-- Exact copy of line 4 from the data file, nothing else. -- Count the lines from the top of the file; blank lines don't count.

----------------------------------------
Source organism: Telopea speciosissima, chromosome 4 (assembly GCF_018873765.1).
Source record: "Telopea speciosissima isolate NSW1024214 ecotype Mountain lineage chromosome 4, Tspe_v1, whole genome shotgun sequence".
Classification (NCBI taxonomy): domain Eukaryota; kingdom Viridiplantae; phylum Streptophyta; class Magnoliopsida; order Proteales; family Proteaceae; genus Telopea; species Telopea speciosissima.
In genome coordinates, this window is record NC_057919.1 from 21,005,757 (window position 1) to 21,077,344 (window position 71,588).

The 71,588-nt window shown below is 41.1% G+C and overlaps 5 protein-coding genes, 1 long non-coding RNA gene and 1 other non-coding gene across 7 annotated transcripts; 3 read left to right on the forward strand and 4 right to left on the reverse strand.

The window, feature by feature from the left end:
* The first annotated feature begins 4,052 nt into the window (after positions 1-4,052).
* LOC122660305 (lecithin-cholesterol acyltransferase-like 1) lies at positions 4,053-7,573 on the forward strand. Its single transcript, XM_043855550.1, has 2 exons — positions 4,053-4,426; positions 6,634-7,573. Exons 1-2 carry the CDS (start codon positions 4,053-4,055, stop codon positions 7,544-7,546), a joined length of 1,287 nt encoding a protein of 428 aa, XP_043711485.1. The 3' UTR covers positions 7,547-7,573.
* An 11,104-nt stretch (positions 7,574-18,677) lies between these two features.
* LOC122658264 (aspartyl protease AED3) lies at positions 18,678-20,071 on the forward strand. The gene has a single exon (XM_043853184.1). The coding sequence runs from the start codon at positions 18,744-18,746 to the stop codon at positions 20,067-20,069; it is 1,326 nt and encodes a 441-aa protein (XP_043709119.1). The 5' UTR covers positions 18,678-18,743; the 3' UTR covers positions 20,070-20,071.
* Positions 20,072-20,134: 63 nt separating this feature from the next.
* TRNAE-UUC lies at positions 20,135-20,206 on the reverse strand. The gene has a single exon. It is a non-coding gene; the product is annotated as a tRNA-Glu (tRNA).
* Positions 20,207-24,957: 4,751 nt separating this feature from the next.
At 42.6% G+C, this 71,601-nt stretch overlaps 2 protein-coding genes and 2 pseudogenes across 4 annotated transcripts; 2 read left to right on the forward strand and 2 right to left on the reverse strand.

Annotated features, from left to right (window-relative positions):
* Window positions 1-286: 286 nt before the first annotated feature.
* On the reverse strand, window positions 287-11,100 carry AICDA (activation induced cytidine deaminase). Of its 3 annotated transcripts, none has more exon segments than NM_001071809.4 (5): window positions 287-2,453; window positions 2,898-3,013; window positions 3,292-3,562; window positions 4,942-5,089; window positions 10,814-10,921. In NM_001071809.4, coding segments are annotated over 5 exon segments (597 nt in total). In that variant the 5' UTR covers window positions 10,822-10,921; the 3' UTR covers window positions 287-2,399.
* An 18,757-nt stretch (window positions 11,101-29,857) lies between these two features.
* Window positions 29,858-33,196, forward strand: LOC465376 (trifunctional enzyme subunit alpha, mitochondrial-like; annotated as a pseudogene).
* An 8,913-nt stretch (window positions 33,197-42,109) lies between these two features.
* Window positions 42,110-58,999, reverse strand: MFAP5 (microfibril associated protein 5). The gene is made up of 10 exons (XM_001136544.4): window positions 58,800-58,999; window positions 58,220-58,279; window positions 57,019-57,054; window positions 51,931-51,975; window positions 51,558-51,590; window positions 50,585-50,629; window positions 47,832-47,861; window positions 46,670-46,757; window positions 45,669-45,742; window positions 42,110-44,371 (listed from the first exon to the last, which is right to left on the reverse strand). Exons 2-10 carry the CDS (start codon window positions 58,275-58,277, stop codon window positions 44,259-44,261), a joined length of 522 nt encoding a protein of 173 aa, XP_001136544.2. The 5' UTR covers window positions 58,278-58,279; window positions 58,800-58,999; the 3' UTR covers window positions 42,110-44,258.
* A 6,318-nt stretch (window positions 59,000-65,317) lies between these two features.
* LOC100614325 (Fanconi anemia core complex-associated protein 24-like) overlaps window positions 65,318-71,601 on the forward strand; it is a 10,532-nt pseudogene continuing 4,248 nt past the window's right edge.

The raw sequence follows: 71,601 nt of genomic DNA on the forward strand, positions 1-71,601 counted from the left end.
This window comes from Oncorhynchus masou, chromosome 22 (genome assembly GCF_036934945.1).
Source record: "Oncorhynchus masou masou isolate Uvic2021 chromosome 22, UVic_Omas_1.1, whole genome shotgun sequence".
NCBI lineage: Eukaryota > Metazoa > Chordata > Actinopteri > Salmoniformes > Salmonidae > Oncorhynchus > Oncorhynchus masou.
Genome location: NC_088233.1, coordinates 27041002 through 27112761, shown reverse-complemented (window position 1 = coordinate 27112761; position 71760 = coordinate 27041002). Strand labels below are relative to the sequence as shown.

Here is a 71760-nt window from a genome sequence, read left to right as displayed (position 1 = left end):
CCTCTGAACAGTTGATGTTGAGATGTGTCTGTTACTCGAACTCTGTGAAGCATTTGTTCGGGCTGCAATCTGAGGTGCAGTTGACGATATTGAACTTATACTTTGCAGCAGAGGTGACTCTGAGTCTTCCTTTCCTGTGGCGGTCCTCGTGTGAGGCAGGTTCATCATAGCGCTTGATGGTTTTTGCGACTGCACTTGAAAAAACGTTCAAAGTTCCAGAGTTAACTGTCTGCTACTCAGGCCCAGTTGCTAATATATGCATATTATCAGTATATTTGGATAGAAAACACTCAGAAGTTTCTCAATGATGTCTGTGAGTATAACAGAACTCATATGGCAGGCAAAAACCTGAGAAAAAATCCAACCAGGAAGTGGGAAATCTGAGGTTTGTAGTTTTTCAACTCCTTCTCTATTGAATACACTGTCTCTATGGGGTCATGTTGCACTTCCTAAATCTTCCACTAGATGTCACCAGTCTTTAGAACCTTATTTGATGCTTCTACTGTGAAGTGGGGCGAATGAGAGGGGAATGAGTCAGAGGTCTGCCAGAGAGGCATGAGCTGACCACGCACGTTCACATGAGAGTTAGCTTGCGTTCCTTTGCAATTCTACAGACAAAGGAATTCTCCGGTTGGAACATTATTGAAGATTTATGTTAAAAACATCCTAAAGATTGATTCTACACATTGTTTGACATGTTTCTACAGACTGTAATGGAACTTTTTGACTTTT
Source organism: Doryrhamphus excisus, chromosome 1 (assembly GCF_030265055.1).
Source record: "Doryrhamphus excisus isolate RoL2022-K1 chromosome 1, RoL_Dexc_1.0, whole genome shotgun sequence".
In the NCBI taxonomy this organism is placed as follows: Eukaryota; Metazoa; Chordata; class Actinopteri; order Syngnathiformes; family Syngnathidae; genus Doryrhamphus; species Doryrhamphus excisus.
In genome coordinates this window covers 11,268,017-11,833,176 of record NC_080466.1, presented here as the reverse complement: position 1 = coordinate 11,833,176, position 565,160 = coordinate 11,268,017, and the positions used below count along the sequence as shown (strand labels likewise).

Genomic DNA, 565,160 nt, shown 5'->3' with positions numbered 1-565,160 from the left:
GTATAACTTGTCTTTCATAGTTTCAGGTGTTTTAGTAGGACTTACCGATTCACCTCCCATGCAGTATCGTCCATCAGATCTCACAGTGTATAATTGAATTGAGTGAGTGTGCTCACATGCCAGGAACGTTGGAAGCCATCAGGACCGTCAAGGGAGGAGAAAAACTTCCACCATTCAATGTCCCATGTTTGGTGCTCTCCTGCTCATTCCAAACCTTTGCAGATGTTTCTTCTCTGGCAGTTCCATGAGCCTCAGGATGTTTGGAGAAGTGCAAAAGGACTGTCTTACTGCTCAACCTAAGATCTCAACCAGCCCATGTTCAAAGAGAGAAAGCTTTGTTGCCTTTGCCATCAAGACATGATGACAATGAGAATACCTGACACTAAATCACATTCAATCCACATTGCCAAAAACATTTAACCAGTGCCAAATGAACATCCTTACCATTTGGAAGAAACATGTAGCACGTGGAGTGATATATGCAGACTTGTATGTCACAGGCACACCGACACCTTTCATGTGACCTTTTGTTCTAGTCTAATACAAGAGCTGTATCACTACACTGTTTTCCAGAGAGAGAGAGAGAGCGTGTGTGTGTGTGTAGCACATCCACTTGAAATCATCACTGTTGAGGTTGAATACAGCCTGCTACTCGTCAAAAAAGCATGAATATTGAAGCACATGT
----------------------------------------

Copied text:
In genome coordinates, this window is record NC_057919.1 from 21,005,757 (window position 1) to 21,077,344 (window position 71,588).